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Re: An appropriate directory search tool?

Good Day,

On 10/20/18 11:32 AM, Richard Owlett wrote:
> I think my original post needs a rewrite ;/

Well, let's stick to the text then...

> I'm looking for a directory search tool with specific capabilities which would fit comfortably with my work environment.
> The "MATE Search Tool" comes close.
> It can:
>   Select a starting directory.

	$ find doc/

>   Search for a specific extension.

	$ find -iname '*.tex'

>   Search for a keyword in file content.

	$ find -exec grep -Eq "\<keyword\>" '{}' \; -print

> It cannot:
>    Search ONLY the specified directory.

	$ find -maxdepth 1

>    Return files that DO NOT contain a keyword.

	$ find -not -exec grep -Eq "\<keyword\>" '{}' \; -print

Putting it all together, that would give that sort of command:

	$ find doc/ \
	>	-maxdepth 1 \
	>	-iname "*.tex" \
	>	-not -exec grep -Eq "\<keyword\>" '{}' \; \
	>	-print

The order of search options is important, as each one refines
a bit more the search field among the files.

> "ls" can search by extension and stay in specified directory but not
> include/exclude keywords.

"ls" is good for listing directory content.  "find" is designed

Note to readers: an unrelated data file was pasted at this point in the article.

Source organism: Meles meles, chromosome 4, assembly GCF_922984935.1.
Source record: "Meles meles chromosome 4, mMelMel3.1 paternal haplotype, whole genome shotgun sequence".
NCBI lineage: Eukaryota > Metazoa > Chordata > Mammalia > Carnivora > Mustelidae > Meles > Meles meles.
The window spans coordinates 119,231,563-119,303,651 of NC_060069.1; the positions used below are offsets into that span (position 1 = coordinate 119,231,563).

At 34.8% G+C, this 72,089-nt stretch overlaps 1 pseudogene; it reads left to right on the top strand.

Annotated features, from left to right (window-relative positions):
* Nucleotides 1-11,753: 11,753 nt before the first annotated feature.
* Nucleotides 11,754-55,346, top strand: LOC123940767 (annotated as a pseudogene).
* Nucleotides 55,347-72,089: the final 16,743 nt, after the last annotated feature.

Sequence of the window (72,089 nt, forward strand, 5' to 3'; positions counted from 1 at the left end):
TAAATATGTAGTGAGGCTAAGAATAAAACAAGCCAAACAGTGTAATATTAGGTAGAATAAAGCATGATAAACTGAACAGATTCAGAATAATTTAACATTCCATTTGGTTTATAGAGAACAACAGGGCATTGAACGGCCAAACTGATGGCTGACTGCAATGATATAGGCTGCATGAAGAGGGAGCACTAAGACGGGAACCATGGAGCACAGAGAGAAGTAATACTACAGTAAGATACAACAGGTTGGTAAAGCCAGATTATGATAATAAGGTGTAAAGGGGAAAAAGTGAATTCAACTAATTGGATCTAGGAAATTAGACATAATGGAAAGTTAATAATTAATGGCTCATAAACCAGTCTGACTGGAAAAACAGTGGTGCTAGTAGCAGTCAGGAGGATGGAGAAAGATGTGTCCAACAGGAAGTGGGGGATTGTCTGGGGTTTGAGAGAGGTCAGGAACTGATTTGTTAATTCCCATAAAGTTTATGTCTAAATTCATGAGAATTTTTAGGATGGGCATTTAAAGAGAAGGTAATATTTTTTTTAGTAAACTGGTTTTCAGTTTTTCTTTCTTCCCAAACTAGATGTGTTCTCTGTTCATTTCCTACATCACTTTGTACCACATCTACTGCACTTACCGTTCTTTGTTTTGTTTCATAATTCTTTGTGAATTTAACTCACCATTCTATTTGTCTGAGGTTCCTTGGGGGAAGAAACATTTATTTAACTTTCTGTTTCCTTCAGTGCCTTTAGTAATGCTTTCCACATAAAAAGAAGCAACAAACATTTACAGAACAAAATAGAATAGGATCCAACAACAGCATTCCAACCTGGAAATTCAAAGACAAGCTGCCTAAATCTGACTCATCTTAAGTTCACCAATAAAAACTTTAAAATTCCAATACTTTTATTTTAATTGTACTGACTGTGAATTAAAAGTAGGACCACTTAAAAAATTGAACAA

to find files on their inode information (name, last modification
date, size, that kind of stuff).  As soon as you need to deal
with text inside that file, you also need to include execution
of commands designed to read the file and return or not in error
depending on the presence of keywords: "grep" is such a command.

> I suspect that what I want would most likely be a command line too> Perhaps a script will be required. But, before reinventing the wheel, I ask "Does an appropriate command already exist?"

Yes, "find" as command line, will do the job.

> [My immediate problem involves only a couple dozen files so a manual search is feasible.]
> My take away from answers so far is "A script will be required."

Not necessarily, the trouble is: "find" is so vast, you can
spend hours in the manual to search for adequate option for
your specific need, and end up writing a script, instead of
having found "the proper option".

> As I am exploring Tcl/Tk and this tool would provide input to a current Tcl project, I will use it rather than bash.

Note that at no moment Bash has been mentioned.  You could
have launched all these "find" instances from an exec() call
in whatever language you with to use.  :-)

> Thank you.

Kind Regards,
Étienne Mollier <etienne.mollier@xxxxxxxxxx>